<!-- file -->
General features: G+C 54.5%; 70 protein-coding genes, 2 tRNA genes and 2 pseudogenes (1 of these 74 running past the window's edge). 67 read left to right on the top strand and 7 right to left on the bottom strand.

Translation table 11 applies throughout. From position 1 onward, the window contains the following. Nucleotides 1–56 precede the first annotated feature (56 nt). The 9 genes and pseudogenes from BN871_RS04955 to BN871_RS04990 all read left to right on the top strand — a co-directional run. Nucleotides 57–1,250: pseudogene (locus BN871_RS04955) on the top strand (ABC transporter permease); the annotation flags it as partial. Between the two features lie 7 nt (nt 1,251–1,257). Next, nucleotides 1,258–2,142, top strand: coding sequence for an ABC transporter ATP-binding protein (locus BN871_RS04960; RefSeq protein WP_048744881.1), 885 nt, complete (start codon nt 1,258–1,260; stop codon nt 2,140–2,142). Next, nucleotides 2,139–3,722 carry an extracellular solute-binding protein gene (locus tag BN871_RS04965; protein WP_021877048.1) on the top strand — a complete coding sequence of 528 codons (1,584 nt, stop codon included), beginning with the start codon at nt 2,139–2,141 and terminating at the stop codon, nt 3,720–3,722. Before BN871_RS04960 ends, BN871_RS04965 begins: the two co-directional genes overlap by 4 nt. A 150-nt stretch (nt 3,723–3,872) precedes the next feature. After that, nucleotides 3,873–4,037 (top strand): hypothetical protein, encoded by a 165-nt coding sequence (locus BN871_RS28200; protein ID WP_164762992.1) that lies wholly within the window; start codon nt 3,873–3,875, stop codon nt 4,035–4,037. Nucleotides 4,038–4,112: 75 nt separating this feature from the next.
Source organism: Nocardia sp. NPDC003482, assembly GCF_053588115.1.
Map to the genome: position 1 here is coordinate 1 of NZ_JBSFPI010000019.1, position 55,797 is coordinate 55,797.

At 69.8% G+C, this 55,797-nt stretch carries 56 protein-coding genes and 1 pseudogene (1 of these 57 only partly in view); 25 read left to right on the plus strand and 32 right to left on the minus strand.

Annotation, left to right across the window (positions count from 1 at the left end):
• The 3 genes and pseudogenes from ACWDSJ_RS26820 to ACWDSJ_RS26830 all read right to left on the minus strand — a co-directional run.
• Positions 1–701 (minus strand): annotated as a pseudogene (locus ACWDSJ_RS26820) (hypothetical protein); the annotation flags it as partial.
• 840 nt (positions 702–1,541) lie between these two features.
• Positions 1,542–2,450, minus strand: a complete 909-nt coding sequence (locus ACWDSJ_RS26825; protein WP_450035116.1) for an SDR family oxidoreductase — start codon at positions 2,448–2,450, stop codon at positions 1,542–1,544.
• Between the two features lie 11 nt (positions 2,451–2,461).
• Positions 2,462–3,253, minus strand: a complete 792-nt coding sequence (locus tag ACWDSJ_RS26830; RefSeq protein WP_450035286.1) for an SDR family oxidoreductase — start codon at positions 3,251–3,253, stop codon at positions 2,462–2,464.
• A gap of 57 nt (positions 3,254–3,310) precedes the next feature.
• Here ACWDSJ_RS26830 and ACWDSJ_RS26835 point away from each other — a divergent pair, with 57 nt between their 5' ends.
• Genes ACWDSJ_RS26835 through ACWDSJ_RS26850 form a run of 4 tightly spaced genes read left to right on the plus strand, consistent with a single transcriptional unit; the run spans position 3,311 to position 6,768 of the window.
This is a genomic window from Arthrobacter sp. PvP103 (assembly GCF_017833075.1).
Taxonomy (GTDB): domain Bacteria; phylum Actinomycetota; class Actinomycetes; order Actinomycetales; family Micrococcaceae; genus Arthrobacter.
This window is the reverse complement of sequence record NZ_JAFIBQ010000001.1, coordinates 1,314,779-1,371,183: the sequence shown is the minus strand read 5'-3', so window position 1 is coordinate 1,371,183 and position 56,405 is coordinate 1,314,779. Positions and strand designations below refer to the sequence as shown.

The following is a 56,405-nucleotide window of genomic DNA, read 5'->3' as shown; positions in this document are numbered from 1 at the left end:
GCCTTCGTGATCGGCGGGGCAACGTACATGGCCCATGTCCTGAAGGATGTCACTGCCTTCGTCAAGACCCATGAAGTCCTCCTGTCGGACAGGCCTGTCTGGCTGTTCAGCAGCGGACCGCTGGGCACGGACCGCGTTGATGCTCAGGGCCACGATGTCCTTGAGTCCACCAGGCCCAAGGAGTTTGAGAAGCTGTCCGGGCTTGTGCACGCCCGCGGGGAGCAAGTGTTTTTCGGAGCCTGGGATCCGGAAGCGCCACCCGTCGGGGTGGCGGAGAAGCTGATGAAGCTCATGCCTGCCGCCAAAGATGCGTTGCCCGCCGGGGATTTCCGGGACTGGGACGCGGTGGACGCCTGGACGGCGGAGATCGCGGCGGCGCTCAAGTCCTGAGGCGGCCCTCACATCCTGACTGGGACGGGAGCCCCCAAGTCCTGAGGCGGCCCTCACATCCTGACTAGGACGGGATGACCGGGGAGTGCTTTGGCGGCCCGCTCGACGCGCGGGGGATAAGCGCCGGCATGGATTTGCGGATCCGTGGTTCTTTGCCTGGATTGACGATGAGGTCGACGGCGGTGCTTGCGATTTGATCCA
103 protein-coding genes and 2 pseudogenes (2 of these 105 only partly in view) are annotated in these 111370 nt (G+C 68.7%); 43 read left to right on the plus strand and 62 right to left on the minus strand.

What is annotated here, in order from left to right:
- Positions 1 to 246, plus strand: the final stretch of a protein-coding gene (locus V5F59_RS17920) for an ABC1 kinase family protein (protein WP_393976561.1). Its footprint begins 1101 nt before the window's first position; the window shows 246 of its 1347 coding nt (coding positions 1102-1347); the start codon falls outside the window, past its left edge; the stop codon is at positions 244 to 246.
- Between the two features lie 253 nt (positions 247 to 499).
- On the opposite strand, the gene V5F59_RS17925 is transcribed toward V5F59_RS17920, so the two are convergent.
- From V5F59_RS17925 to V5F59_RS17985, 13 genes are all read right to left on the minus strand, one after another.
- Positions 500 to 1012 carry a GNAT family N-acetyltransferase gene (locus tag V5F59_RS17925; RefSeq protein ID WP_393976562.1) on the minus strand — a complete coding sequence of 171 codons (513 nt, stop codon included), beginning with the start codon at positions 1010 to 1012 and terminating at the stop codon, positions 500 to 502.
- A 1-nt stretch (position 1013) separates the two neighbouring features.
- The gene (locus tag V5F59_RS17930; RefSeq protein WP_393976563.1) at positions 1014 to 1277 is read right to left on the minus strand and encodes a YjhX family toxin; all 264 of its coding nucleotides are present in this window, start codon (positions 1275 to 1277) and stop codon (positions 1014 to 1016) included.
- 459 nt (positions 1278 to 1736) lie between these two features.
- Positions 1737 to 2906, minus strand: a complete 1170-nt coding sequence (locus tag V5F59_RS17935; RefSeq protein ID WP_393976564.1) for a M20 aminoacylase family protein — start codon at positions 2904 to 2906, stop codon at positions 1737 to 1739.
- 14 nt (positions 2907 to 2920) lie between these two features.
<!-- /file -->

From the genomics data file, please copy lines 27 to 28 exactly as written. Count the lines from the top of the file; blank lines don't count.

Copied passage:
- Positions 500 to 1012 carry a GNAT family N-acetyltransferase gene (locus tag V5F59_RS17925; RefSeq protein ID WP_393976562.1) on the minus strand — a complete coding sequence of 171 codons (513 nt, stop codon included), beginning with the start codon at positions 1010 to 1012 and terminating at the stop codon, positions 500 to 502.
- A 1-nt stretch (position 1013) separates the two neighbouring features.